Agile Analog, an analog IP provider based in Cambridge, UK, is revolutionizing analog IP design by giving designers of ASICs (application-specific ICs) and SoC (system-on-chip) the option to fully optimize their analog IPs. Through its Composa methodology, Agile Analog allows its clients to choose what features and specifications they want on their IP instead of just settling for existing IP products.
In an interview organized through the collaboration between DIGITIMES Asia and the Epoch Foundation, Agile Analog CEO Barry Paterson stated that amid this wave of semiconductor expansion, the company has identified a "greater integration of analog functionality like sensors," into consumer electronic products, which has given more momentum to analog IP design/licensing companies like Agile Analog.
"For all that new fab capacity, you need to have new designs going into them to get the utilization rate up. In parallel with the expansion of capacity in the industry, there needs to be an expansion in design and Innovation." Said Paterson. He also stated that for customers who want to innovate and get to market quickly, they need to start looking at IP licensing as a method for doing so.
Agile Analog was founded in 2017. It currently has a team of around 60 people stationed worldwide, with a vast majority of its employees being engineers. The company has clients across the globe, with an emphasis on regions where the semiconductor sector is strong like North America, Taiwan, China, and Japan.
Agile Analog's primary product is analog IP licensing. It covers a variety of different analog functions, including foundation IP, data conversion (both analog-to-digital and digital-to-analog), security, power management, and sensors. Besides licensing individual IP cores, the company also does sub-systems, where they integrate several IP cores into a solution that can be easily implemented into the customers' SoC designs.
Offering custom, configurable analog IP design
The current IP market consists of mostly standard IP products. However, while standard IP works great in the digital domain, the same cannot be said for analog IP due to the fundamental characteristics of analog systems. The required parameters for analog systems differ from application to application. The behavior of analog circuits also varies significantly from process to process and node to node.
It's all these variables and limitations that resulted in analog IP design not enjoying the same design automation as digital designs. Rather, it's a very manual process that's slow, difficult, and expensive. Hence why until now, analog IP buyers often have to settle for a standard product that is "the least bad" rather than one that's perfectly crafted for its application.
There is where Agile Analog comes in with its revolutionary new approach to try and remove some of those restrictions and offer the ability to integrate analog functionality and capability very quickly. At the center of this new approach is an internal technology named Composa, a "configurable, multi-process analog IP platform," that allows the company to be process-agnostic.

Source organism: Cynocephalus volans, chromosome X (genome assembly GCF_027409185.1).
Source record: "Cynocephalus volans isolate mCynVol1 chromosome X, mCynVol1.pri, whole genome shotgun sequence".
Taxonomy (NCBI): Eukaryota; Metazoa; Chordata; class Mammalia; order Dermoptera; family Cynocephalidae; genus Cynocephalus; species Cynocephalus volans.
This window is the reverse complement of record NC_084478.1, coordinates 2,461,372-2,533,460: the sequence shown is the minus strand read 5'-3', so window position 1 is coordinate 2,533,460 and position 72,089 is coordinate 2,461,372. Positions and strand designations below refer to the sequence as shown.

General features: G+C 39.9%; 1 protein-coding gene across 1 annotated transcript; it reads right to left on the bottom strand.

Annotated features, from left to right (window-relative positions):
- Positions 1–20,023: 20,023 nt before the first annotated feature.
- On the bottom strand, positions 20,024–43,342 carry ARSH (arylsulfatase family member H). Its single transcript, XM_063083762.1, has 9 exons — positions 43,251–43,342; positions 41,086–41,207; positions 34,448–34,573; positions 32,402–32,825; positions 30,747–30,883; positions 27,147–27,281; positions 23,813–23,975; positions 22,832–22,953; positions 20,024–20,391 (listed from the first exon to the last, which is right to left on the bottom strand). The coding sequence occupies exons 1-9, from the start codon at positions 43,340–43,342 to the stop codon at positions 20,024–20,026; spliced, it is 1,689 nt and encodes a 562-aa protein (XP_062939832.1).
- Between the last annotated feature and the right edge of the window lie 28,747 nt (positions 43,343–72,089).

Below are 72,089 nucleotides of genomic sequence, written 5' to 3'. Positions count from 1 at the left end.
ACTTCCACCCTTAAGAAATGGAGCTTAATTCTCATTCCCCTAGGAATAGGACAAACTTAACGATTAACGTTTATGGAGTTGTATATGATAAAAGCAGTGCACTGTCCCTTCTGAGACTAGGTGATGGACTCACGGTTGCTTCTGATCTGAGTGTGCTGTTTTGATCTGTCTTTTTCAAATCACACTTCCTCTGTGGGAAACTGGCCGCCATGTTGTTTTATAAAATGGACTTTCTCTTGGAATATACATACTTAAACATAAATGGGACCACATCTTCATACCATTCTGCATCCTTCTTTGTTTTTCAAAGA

Composa has two major advantages it can offer. For one, it offers a certain level of design automation for analog circuitry due to advancements in design automation, simulation, and AI applications. This is something that has eluded the semiconductor industry for many decades.
The introduction of automation overcomes one of analog IP design's greatest challenges, that it's a time-consuming and expensive manual process. Composa allows Agile Analog to, essentially, "design once and reuse many times." The company can now develop analog solutions and architectures, then simply retarget these designs via Composa into any process and PDK (process development kit) used by the customers.
The other major advantage of Composa is connected to its automation capabilities. No longer bogged down by the slow manual process, Composa can offer a level of flexibility not available elsewhere in the analog IP market. Customers can choose what features and specifications they want on their IP, and Agile Analog can simply generate it by optimizing existing designs through Composa. The automation also means this process is quite fast, as a typical customer can go from final specification to fab-ready in as little as four weeks. In short, rather than asking "what IP product have you got?" Composa allows customers to ask, "What IP do I want?"
Moving analog design automation forward
When asked about the company's next step, Paterson stated that for 2023, the main focus will be to build out an IP portfolio. For the past several years, the company has been working on Composa. Now, with Composa stable and working, the company needs to expand its portfolio so it can offer more products and solutions to customers.
The company is well located too, as according to Paterson, the UK semiconductor sector is particularly strong in the design area as it's a knowledge-based economy. Multiple companies from Taiwan and the US have also made investments into the ecosystem in the UK to further increase their design capability.
In the long term, the company is looking to move analog design automation forward to tackle even more advanced process nodes and increasingly complex analog IP cores including power management. It's also aiming to design for the most advanced process nodes e.g., 5nm and smaller.
Photo: Agile Analog CEO Barry Paterson.
Credit: Agile Analog